Every food bank is a policy failure

And Canada is weird in venerating them

In 2016, Food Banks Canada — which, as its name suggests, is the national body representing Canada’s food banks — presented an Award of Excellence to Walmart Canada. The famously low-paying, anti-union retail giant was honoured not for generating clients but for its “extensive philanthropy program.”

“Recognizing the serious issue of food insecurity in Canada, Walmart Canada is committed to providing ongoing and predictable resources to Food Banks Canada,” the charity wrote in a citation.

In 2013, they named Walmart their Innovator of the Year, and in 2018 their Donor of the Year. By the time of the latter, a Walmart VP had a spot on the nonprofit’s board; by 2021, he was its chair. A similar national group in the U.S. sports a former Walmart exec as its CEO.

But if every billionaire is a policy failure — and there are at least five in the family whose late patriarch founded Walmart — then so is every food bank.

On this week’s CANADALAND, reporter Cherise Seucharan explains how a band-aid solution from the 1980s ended up sticking around, held up by civil society as a point of pride rather than one of shame:

Food banks are actually a new thing

The first food bank in Canada started in Edmonton in 1981 as a response to the ongoing recession, when Canadian unemployment got as high as 12% and there was a crisis in food commodities worldwide. “In the U.S., this sort of food-bank model had started, and so a lot of small community churches, that type of thing, saw that model and were like, okay, we’re going to try this just as a temporary measure to feed people who were unemployed, couldn’t find work, or couldn’t afford food,” Cherise explains.

But over the course of the decade, as an increasing number of Canadians came to need food banks, more and more were created to meet the demand. By 1989, former NDP leader Ed Broadbent was telling the House of Commons that there were more food banks in Toronto than there were McDonald’s.

Canada is unusual in venerating them

“Canada is unique in this regard,” Valerie Tarasuk, a University of Toronto professor of nutritional sciences who’s an expert on food insecurity, says on the show. “You know, there are food banks, for sure, in the United States and in the United Kingdom, and they’re moving along in Europe, I believe. But from what I can figure out, we’re the only country that continues to have this craziness where we’ve got our prime minister and our provincial premiers doing photo ops over Thanksgiving at food banks. And I’m sure we’ll see that again at Christmastime.”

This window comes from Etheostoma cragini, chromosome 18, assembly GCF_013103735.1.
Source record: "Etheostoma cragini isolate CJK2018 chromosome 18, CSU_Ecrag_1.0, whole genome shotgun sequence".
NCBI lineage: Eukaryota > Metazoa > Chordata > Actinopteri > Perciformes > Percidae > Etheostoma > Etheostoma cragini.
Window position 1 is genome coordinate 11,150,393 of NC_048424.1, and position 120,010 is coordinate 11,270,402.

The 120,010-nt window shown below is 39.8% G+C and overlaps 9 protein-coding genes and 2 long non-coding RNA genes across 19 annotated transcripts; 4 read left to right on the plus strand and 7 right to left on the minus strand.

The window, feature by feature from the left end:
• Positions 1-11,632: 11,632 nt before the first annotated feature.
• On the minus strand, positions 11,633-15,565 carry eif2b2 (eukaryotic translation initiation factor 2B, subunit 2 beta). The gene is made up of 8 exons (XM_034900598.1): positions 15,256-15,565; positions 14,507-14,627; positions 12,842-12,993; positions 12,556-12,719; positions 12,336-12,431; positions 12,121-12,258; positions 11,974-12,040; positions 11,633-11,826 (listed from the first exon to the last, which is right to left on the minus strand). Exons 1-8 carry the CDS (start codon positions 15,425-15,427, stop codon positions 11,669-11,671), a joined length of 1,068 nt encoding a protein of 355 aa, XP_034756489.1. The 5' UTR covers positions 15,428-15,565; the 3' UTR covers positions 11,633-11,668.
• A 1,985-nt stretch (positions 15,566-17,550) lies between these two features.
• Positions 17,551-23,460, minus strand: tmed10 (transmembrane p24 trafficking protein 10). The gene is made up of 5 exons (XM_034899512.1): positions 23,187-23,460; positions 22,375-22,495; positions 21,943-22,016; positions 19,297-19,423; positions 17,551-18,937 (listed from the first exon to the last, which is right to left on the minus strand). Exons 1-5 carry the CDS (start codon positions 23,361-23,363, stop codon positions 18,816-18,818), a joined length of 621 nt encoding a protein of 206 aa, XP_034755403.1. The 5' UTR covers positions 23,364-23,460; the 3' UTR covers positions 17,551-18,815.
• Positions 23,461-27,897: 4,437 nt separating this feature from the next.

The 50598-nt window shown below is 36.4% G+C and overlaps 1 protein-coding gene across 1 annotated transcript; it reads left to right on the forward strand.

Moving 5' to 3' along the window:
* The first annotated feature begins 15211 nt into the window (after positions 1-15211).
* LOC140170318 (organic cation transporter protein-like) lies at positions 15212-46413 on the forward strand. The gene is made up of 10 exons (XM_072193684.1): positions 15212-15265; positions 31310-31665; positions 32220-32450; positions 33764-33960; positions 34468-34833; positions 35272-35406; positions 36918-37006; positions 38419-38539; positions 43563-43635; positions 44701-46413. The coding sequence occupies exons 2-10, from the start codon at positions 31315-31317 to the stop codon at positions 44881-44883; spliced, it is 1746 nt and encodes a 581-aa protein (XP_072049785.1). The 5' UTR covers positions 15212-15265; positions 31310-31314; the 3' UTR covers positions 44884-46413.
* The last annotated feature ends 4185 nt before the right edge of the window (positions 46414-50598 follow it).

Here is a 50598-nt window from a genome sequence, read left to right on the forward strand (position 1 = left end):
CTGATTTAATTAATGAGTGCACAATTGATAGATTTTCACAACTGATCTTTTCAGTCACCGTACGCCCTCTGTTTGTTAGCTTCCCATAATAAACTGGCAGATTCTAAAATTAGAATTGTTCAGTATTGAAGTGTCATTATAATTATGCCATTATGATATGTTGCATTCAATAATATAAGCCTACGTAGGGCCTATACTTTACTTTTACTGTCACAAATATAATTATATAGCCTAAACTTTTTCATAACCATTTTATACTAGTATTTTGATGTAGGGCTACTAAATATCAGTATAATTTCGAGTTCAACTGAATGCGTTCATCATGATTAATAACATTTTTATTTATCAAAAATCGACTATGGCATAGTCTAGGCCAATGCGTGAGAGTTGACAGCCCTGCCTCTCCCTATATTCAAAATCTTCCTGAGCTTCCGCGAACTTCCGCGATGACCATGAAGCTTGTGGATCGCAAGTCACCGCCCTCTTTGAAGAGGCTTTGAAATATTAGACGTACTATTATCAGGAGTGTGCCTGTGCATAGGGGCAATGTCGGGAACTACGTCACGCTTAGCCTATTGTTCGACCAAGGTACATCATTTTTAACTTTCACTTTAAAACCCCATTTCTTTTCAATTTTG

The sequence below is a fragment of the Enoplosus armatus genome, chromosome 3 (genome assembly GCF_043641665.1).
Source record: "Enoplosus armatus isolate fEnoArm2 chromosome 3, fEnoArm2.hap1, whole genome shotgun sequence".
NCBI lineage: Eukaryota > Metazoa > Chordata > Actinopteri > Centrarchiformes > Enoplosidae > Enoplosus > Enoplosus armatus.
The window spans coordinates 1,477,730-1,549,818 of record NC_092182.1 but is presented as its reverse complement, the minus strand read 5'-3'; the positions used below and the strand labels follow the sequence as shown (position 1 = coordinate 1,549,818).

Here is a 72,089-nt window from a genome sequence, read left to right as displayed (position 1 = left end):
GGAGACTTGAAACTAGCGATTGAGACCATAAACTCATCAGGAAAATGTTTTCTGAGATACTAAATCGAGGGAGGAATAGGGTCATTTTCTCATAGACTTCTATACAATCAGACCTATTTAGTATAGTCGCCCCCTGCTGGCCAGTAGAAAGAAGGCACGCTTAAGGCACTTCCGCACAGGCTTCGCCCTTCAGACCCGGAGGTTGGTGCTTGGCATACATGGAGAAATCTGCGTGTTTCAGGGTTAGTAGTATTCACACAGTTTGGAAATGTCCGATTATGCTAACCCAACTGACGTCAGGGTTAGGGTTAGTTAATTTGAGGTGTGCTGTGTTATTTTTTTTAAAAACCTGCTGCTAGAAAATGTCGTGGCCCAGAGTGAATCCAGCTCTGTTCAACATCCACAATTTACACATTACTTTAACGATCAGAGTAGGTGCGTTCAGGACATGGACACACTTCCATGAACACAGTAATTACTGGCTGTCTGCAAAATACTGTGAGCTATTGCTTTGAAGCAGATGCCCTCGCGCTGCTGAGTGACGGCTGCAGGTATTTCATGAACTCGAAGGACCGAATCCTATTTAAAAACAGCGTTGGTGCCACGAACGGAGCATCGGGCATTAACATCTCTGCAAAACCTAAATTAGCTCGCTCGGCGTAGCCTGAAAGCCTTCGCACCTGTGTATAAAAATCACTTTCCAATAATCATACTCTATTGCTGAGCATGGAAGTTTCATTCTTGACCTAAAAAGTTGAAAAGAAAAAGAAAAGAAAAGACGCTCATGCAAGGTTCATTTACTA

She said you wouldn’t see Joe Biden doing that, because, in the U.S., there appears to be an understanding that the need for food banks is not a good thing.

Charity isn’t the answer

“Food banks aren’t wrong,” Cherise says. “But the problem is that if you’re at the point of needing one, so many other things have failed where they should have succeeded. We have so many opportunities to create policy to prevent people from being food insecure that we simply haven’t.”

Like many charities, food banks attempt to fill in a gap being left by the state. In this case, that gap is people’s ability to obtain basic sustenance.

“What we need is to shift away from this idea of food as a commodity and towards food as a human right,” says FoodShare’s jade guthrie. “I don’t think that the government has done anything to advance the right to food for people living in Canada. I think the fact that they’ve invested so much money in a food-banking system only goes to show that they are not interested in framing food as a human right.”

So what is the solution?

To meaningfully tackle food insecurity would involve closing the gap between the money that people have and the money they would require to feed themselves. Everything from offering more affordable housing options to meaningfully regulating precarious employment could make a difference with that.

But advocates believe the most direct and effective solution would likely be a universal basic income.

Per Professor Tarasuk, the 5.8 million people in Canada who are food insecure mostly belong to three lower-income groups: people in lower-wage jobs, people on social assistance, and families with children. Notably, however, seniors don’t tend to be among them.

She points to a 2013 University of Calgary study in which researchers looked at low-income, unattached Canadians in their 50s, 60s, and 70s [pdf]. “They showed this dramatic drop in the probability of food insecurity when people hit 65,” she says. “Why? Because then they’re entitled to absolute income security with the old-age pension and guaranteed income supplement.” Unlike social assistance rates across most of Canada, those income sources are indexed to inflation.

The question, as Cherise puts is, is do we want to solve a long-term problem or a short-term problem?

She points to the $200 million that Prime Minister Justin Trudeau pledged to food banks near the start of the pandemic.

“So we spent $200 million to not solve a problem,” she says.

Top image consists of a 2020 pic from the Prime Minister’s Office of Trudeau helping out the Ottawa Food Bank at a local Metro, as well as an image via Food Banks Canada of signage from Walmart’s “Fight Hunger. Spark Change” campaign circa 2018.

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